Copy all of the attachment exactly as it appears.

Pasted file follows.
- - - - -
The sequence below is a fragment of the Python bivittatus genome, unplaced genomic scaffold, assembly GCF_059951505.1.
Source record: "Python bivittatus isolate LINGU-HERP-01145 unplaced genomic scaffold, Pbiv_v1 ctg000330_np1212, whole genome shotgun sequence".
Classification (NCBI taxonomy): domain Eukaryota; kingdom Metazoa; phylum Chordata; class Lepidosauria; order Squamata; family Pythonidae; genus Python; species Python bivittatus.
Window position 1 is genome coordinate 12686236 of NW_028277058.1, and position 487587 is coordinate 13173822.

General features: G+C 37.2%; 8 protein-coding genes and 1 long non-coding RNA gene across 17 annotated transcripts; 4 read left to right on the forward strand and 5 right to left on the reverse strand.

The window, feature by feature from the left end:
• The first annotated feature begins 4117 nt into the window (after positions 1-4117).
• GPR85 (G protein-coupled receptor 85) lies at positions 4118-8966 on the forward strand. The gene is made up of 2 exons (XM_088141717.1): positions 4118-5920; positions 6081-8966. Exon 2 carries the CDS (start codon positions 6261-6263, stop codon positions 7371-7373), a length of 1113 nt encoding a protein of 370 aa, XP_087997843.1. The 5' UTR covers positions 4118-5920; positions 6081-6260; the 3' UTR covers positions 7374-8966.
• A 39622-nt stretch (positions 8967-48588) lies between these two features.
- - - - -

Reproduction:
The sequence below is a fragment of the Python bivittatus genome, unplaced genomic scaffold, assembly GCF_059951505.1.
Source record: "Python bivittatus isolate LINGU-HERP-01145 unplaced genomic scaffold, Pbiv_v1 ctg000330_np1212, whole genome shotgun sequence".
Classification (NCBI taxonomy): domain Eukaryota; kingdom Metazoa; phylum Chordata; class Lepidosauria; order Squamata; family Pythonidae; genus Python; species Python bivittatus.
Window position 1 is genome coordinate 12686236 of NW_028277058.1, and position 487587 is coordinate 13173822.

General features: G+C 37.2%; 8 protein-coding genes and 1 long non-coding RNA gene across 17 annotated transcripts; 4 read left to right on the forward strand and 5 right to left on the reverse strand.

The window, feature by feature from the left end:
• The first annotated feature begins 4117 nt into the window (after positions 1-4117).
• GPR85 (G protein-coupled receptor 85) lies at positions 4118-8966 on the forward strand. The gene is made up of 2 exons (XM_088141717.1): positions 4118-5920; positions 6081-8966. Exon 2 carries the CDS (start codon positions 6261-6263, stop codon positions 7371-7373), a length of 1113 nt encoding a protein of 370 aa, XP_087997843.1. The 5' UTR covers positions 4118-5920; positions 6081-6260; the 3' UTR covers positions 7374-8966.
• A 39622-nt stretch (positions 8967-48588) lies between these two features.